b.15 December 1897 d.30 October 1945
MB ChB Glasg(1920) DPM(1922) MD Glasg(1924) MRCP(1928) FRCP(1934)
R. D. Gillespie was a man of outstanding intellectual and literary ability, who made marked contributions during his short life to the advancement of psychiatry. The son of Campbell and Helenor Margaret (Beattie) Gillespie, he was born in Glasgow and educated at its Hutcheson’s Grammar School and University. At both he had a brilliant career. Following house posts at the Western Infirmary he was appointed assistant physician to the Glasgow Royal Asylum, Gartnavel, then under the direction of D. K. Henderson, and so began his interest in the perplexities of psychiatry, which he studied with the concentration of an excellent clinician at the psychiatric out-patients department of the Western Infirmary.
In 1924, as McCunn scholar in the physiology department of the University, he worked on the problem of fatigue: a study for his M.D. thesis which gained him a gold medal and aroused a special interest in social psychiatry. In 1925, as Henderson research scholar, he acted as assistant psychiatrist at the Henry Phipps Psychiatric Clinic of Johns Hopkins University, Baltimore, an experience for which he was grateful as he was impressed by the vitality of the staff led by Professor Adolf Meyer.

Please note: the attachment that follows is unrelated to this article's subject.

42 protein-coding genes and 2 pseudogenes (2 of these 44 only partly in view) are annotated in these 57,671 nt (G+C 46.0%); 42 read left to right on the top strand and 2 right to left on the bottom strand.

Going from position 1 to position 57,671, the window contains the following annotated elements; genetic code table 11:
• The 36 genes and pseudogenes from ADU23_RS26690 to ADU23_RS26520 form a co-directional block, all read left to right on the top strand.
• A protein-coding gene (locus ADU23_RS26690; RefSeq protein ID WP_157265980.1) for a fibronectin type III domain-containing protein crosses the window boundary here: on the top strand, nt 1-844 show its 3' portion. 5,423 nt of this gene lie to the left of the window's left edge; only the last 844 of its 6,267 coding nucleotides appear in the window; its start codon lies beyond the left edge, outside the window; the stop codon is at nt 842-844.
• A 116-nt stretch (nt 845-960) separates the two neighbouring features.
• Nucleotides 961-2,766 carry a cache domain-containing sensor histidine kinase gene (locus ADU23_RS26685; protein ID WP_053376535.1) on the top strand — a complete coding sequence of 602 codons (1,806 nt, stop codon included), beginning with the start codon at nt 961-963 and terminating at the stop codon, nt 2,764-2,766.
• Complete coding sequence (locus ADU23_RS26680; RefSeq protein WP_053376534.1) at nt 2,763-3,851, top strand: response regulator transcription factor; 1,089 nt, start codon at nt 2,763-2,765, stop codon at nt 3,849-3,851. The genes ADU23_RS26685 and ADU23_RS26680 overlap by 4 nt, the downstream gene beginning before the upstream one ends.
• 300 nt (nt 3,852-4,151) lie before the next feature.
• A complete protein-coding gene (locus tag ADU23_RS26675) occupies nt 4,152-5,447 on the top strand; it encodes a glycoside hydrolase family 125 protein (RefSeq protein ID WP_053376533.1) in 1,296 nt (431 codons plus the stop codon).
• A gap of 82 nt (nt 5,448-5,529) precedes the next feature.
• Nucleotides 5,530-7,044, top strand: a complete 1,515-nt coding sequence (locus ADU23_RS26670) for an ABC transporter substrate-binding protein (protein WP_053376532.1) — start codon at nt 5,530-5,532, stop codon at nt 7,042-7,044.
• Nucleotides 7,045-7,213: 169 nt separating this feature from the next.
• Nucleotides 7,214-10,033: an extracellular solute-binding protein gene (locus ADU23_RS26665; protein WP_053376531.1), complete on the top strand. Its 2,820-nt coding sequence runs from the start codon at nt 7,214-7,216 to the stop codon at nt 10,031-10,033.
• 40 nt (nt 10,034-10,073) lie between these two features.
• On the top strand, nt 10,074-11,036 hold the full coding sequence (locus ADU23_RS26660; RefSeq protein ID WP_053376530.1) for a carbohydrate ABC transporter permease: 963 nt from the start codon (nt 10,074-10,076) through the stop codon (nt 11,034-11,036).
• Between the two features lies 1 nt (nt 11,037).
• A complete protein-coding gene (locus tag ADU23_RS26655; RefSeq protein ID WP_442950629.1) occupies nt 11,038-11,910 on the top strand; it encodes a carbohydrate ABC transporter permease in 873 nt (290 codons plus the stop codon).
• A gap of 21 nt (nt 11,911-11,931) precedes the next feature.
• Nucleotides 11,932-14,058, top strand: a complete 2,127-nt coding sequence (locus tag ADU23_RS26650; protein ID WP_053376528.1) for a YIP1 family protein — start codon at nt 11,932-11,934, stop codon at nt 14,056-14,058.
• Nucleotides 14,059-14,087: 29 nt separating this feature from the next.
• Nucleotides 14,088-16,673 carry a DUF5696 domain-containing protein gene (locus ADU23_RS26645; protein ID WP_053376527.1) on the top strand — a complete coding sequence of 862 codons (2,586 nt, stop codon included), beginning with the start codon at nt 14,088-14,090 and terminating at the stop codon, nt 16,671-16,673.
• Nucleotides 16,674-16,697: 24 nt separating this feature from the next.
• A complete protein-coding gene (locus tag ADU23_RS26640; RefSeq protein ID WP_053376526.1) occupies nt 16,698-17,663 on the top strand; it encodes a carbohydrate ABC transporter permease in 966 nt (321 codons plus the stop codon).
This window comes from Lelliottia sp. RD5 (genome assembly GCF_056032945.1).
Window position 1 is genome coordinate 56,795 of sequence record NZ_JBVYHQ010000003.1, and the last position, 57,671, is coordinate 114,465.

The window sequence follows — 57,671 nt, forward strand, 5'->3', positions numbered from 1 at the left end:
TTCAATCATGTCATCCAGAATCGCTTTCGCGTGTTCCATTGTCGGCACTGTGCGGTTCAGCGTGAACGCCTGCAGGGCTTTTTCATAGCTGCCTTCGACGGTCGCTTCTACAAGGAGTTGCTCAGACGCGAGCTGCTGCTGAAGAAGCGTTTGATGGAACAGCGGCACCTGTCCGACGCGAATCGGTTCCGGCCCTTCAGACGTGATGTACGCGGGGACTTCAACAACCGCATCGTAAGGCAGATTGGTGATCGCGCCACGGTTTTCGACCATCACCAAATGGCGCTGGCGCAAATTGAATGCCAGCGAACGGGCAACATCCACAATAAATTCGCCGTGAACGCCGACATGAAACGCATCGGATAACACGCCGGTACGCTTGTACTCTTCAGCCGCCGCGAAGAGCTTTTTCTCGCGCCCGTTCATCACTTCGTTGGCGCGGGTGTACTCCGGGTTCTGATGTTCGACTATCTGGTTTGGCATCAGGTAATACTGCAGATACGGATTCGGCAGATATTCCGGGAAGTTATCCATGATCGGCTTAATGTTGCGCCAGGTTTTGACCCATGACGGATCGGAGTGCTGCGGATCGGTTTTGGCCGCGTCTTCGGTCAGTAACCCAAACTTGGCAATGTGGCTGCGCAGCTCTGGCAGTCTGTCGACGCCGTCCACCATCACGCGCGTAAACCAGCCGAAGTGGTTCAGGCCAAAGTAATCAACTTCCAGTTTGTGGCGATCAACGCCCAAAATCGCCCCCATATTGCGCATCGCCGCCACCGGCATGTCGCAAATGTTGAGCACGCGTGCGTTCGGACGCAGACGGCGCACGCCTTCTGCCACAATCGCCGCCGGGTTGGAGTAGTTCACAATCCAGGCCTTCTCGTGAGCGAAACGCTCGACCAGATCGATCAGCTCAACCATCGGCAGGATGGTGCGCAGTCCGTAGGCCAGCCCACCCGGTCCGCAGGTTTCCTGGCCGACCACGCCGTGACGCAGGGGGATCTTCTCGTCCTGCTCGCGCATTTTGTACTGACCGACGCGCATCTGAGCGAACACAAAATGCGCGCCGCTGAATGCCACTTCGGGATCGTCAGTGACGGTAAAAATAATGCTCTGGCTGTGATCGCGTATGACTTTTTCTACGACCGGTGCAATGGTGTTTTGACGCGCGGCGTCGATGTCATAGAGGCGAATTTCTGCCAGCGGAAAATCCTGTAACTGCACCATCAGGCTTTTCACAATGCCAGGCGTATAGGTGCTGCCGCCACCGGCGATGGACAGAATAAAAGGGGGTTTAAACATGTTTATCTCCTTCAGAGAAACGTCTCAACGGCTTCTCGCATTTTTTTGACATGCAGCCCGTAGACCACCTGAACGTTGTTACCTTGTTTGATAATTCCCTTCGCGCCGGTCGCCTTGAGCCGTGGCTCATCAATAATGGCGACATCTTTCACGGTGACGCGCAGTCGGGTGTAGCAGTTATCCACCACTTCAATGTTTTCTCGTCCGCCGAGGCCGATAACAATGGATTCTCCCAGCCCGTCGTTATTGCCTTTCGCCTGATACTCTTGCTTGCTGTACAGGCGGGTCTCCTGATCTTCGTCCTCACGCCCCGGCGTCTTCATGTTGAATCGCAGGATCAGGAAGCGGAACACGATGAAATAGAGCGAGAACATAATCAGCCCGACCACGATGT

On his return he joined the staff of the Cassel Hospital at Penshurst, under T. A. Ross, and at the early age of twenty-nine was elected physician and lecturer in psychological medicine at Guy’s Hospital Medical School. Very soon thereafter his opinion was sought by private patients, lawyers and expert committees; his colleagues were surprised that he could retain an ever fresh outlook although evidently overworked in his desire to establish and organise the York Clinic of the Hospital.
‘R. D.’ was a man of fine critical judgment, clearly expressed, and with a gift of inspiring a succession of enthusiastic students. Those who knew him in the R.A.F. Medical Service during the late War will not forget this tall, lean, dark man, with a fine head, a diffident posture, and an appealing smile that hid his own troubles, but not his deep desire to help his fellow-men.
In 1930 he married Audrey Margaret Mary Howard, who survived him with one daughter.
Richard R Trail
[Amer. J. Psychiat., 1946, 102, 572-3; Brit.med.J., 1945, 2, 670-71 (p), 708, 787, 826; Guy's Hosp. Rep., 1946, 95, 1-6 (p); J. ment. Sci., 1946, 42, 284-5; J. nerv. ment. Dis., 1945, 102, 635-6; 1946, 103, 101-02; Lancet, 1945, 2, 616-17 (p), 655; Times, 1 Nov. 1945.]
(Volume V, page 149)
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